Rationale and experiment design
The efficiency and selectivity of glycopeptide enrichment by ZIC-HILIC SPE were first investigated using well-defined synthetic glycopeptides spiked into different concentrations of tryptic peptides derived from BSA. Following these initial experiments, HILIC was performed on proteolytic digests of standard glycoproteins (IgG and A1PI) and finally applied on a complex sample derived from human serum (Fig. 1). The influence of the mobile phase on glycopeptide enrichment efficiency was tested using four different solvents: (i) acetonitrile, (ii) methanol, (iii) ethanol and (iv) isopropanol were used at a concentration of 80% in water containing 1% TFA as an acidic modifier. In the course of this work, we also evaluated a simplified HILIC enrichment technique (“Drop-HILIC”) and compared it to the traditional micro-spin HILIC approach.
Salt removal is crucial for efficient HILIC enrichment
Initial experiments applying the micro-spin method to enrich IgG glycopeptides resulted in no/insufficient enrichment when performed subsequently following in-solution trypsin digestion (data not shown). Applying this workflow directly on in-gel digested (glyco)peptides, however, provided the expected results. We found that the residual presence of higher salt concentrations derived from the alkylating reagents resulted in electrostatic (ionic) interactions that were compromising glycopeptide enrichment when performed subsequently after an in-solution proteolytic digest. A simple reversed phase-based desalting step could be introduced prior HILIC. This step, however, can also lead to the loss of very hydrophilic glycopeptides . To avoid such losses, we modified our in-solution sample preparation protocol by introducing a simple chloroform–methanol precipitation step immediately after reduction and alkylation to remove any excess DTT and IAA. This simple, fast and efficient step allowed us to successfully enrich glycopeptides, greatly minimise sample losses and eliminate any molecules affecting the enrichment efficiency. These optimised proteolytic sample preparation conditions were then applied for all following experiments.
Same, same but different: to spin or to “Drop-HILIC”
Using acetonitrile loading solvent conditions in our hands, the sample required approximately 3–5 min to pass through the ZIC-HILIC micro-spin column. However, when applying more viscous solvents such as isopropanol up to 20 min were required. As we intended to evaluate the influence of various organic mobile phases on the glycopeptide enrichment, we established a simplified and accelerated technique by simply co-incubating the sample with the HILIC beads, termed “Drop-HILIC”. This approach provided the opportunity to normalise incubation times and evaluate any solvent effect, which could not reasonably be achieved by the micro-spin HILIC method. Besides being easier and quicker to perform, Drop-HILIC provided additional advantages: (i) the amount of HILIC material could be optimised to accommodate variable sample amounts and (ii) it was more cost and time effective as no C18 Zip-tip columns or custom made tips were required.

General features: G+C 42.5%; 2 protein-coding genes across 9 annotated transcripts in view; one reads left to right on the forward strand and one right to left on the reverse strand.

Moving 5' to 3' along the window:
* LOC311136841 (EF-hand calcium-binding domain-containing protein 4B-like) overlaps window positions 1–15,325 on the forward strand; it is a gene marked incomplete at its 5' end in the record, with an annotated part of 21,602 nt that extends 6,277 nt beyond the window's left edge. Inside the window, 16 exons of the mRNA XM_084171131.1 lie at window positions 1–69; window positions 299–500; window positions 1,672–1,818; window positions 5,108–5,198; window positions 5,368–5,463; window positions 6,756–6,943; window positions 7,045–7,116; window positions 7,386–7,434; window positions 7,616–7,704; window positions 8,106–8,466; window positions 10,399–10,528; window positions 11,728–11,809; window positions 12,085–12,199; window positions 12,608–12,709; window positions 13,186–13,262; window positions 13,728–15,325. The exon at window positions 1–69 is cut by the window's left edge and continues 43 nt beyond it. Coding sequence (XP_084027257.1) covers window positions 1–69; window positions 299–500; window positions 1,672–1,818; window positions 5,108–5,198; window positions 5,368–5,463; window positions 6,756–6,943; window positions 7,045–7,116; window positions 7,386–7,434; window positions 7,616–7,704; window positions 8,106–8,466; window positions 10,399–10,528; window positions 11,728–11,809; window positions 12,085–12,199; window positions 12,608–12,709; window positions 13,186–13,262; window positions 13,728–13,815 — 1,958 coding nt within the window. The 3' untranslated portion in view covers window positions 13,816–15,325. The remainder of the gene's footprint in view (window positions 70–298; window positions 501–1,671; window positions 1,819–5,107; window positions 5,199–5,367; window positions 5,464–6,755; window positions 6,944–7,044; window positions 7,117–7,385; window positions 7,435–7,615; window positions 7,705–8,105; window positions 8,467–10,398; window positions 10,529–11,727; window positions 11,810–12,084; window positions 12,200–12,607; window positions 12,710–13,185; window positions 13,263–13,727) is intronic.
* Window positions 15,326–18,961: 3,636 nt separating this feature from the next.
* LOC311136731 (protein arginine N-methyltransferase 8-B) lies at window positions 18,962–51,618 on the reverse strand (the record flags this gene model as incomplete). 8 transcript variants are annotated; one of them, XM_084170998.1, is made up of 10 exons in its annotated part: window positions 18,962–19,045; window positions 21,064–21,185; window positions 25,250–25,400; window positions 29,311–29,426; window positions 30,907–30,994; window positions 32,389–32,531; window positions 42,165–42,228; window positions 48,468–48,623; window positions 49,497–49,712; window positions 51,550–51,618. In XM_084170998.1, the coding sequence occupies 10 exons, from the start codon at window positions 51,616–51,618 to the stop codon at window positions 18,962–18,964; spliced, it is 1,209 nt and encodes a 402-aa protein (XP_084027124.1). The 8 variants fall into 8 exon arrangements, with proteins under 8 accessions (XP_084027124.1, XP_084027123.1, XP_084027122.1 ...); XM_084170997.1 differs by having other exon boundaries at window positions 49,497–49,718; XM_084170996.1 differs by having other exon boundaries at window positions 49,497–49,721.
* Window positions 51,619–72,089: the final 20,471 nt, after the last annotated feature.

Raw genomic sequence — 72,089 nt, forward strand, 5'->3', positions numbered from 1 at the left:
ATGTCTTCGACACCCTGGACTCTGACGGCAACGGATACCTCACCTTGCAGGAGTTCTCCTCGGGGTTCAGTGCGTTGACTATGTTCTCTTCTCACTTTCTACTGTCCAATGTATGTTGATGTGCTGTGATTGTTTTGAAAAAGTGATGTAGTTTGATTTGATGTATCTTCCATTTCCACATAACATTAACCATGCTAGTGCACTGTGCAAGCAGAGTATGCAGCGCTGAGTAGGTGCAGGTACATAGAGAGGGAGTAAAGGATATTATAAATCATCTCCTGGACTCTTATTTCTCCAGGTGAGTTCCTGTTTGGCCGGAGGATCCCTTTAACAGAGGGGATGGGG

We first compared the micro-spin and Drop-HILIC approaches using two well-characterised standard glycoproteins, human IgG and A1PI using 80% acetonitrile loading solvent conditions. The glycopeptide enriched fractions were subsequently analysed by nanoLC-ESI-MSMS (Fig. 2, ESM Tables S2 and S3). Both techniques yielded comparable IgG glycopeptide profiles (Fig. 2a). IgG2 provided the most abundant signals followed by the glycopeptides derived from IgG1 and IgG4. However, a slightly different trend was observed in the case of A1PI. The drop approach enriched glycopeptides A1PI-GP3 (268YLGNATAIFFLPDEGK283) significantly better. On the other hand, glycopeptides containing a larger peptide backbone (A1PI-GP4 carrying H5N4F0Na2 and H3N3F0Na1 as well as A1PI-GP1) were not enriched with similar efficiency (Fig. 2b). In order to evaluate whether the one-minute incubation time affects Drop-HILIC enrichment efficiency for these larger glycopeptides, possibly due to inadequate phase partitioning, we additionally tested various incubation times.
Incubation Time Does Not Influence Drop-HILIC Enrichment Efficiency
Various incubation times (1, 3 and 5 min) did not show any significant changes in the enrichment efficiency of IgG glycopeptides under standard conditions. Longer incubation times did also not improve the enrichment of the larger hydrophobic A1PI glycopeptides, indicating that the Drop-HILIC approach exhibited some limitations for efficiently enriching such large, >25 amino acid long, comparably hydrophobic glycopeptides. Despite these observed limitations the Drop-HILIC approach provided glyco-profile results comparable to the classical micro-spin HILIC method for IgG and A1PI-GP3 (ESM Fig. S1). Drop-HILIC, however, came with the advantages of being significantly quicker and cheaper to perform. As the incubation time did not show any influence on the enrichment efficiency all further experiments were performed using 1 min incubation times for the evaluation of any effect the organic mobile phase has on glycopeptide enrichment efficiency.
It is all about the solvent—influence of the solvent system on ZIC-HILIC glycopeptide enrichment
The underlying mechanism of analyte retention in ZIC-HILIC is originating from hydrophilic partitioning in addition to contributions derived from minor electrostatic interactions. The use of TFA in the mobile phase nullifies any possible electrostatic interactions making hydrophilic partitioning the only cause for analyte retention . For an efficient enrichment, the ideal mobile phase should be water miscible, but not contribute any hydrogen donor or acceptor functionalities. A completely aprotic solvent such as acetonitrile embraces this particular feature and thus is often used for glycopeptide enrichment by HILIC SPE. However, a systematic evaluation of any mobile phase effect on glycopeptide enrichment is still lacking. The optimised sample preparation step in combination with our simple, fast and equally efficient Drop-HILIC approach allowed us to evaluate the influence of various MS compatible mobile phase solvents on ZIC-HILIC glycopeptide enrichment efficiency.